HOW AUTHENTIC AM I?
How blessed is the man to whom the LORD does not impute iniquity, And in whose spirit there is no deceit! Psalm 32:2
Genuine. Sincere. These should be the last words I see on a 3x5 card before getting out of my car and going out in public. The world is often a stage and ‘nice’ is the mask I wear as a Christian. Do others experience me as sincere?
Sincere is based on Latin words meaning ‘without wax’. There was an ancient practice of using wax to hide cracks in inferior pottery so that it could be disguised as more valuable and sold for a higher price. A high-end piece of pottery had a stamp on it that said, “Without wax” to show that it had not been doctored. As a person, I want to be sincere, not just hiding my true nature and true feelings.
What would happen if our home church, for one month, decided to drop all masks and dispense with polite chitchat? No, “Good to see you! You doing okay?” What if every conversation was thoughtful, intentionally real? What if there was no pressure to say something to every person that walked by? What if there was no pressure to smile?
How many people at my church know what I love and what I hate? How many people know what, about them, I sincerely love and appreciate? God is love, certainly, but he also hates what is evil. (Proverbs 6:16-19) Among the things that God hates is religion that is merely formal. (Isaiah 1:12-15) When I am nice to the point of saccharin, I am not like God. This is not love but like Greek theater where I pull out one of many masks to act in my play. This replaces real church where genuine encouragement and genuine burden-bearing are the ways I relate to others.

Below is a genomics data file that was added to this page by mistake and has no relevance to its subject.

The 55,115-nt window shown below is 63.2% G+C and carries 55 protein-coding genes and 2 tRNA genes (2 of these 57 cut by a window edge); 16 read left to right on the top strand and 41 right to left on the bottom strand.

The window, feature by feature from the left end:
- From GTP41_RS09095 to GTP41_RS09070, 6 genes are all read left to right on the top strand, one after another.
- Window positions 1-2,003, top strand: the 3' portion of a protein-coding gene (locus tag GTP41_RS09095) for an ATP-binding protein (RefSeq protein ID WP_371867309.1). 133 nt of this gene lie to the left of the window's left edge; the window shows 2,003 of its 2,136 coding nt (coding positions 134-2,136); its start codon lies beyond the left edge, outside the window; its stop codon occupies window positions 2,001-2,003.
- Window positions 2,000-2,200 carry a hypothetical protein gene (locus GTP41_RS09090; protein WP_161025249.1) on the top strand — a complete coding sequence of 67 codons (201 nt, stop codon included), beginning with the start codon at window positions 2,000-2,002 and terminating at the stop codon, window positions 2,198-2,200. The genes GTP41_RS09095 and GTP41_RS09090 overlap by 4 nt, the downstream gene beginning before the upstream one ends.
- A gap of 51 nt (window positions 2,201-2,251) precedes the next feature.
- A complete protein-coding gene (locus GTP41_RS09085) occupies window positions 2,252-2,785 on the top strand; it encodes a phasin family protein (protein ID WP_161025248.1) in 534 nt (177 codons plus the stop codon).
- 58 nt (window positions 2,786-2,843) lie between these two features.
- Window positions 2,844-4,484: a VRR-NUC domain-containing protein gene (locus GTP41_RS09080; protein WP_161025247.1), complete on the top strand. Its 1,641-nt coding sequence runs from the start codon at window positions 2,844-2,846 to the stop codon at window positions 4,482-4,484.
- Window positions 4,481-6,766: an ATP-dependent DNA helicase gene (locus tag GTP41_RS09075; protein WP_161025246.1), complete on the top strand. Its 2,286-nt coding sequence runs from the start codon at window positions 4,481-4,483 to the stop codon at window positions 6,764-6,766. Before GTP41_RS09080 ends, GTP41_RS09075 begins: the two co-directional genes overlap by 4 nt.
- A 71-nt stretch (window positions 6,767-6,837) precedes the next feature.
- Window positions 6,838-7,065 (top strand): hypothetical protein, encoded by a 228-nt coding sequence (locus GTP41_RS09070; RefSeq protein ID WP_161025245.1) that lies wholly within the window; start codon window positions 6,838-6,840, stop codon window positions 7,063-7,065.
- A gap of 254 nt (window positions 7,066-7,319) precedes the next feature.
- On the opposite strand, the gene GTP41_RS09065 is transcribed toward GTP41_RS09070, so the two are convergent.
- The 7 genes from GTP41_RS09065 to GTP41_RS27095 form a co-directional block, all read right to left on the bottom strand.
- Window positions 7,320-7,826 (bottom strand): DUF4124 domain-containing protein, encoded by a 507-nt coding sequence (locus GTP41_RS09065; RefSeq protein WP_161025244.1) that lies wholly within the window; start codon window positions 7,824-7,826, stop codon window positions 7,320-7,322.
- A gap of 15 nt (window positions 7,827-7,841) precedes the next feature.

Children are never fooled by insincerity. “Good to see you,” along with a pat on the head, will never draw a child to your lap. They dismiss you and know what’s up. I’ve noticed that you always know where you stand with a child. They tell you what they like about you and also what they dislike. Gabe, my 9 year old grandson, was visiting me one day some years ago. I was posting my day’s devotional on my blog. He saw my picture in the upper corner and exclaimed,“Nana! You don’t look so OLD in that picture!” I laughed. I didn’t hold it against him. I knew it was true and I know he loves me.
I’ve lived on a stage for most of my life and I think it’s infected my ‘persona’ more than I’d like to admit. In the past decade, I’ve been intentional to let my ‘child’ out more, removing some of the filters.
You weren’t polite, Jesus. But oh how you loved and how you offended. Show me what a gracious truth-teller looks like. Amen
For more from Christine Wyrtzen and Jaime Wyrtzen Lauze, please visit www.daughtersofpromise.org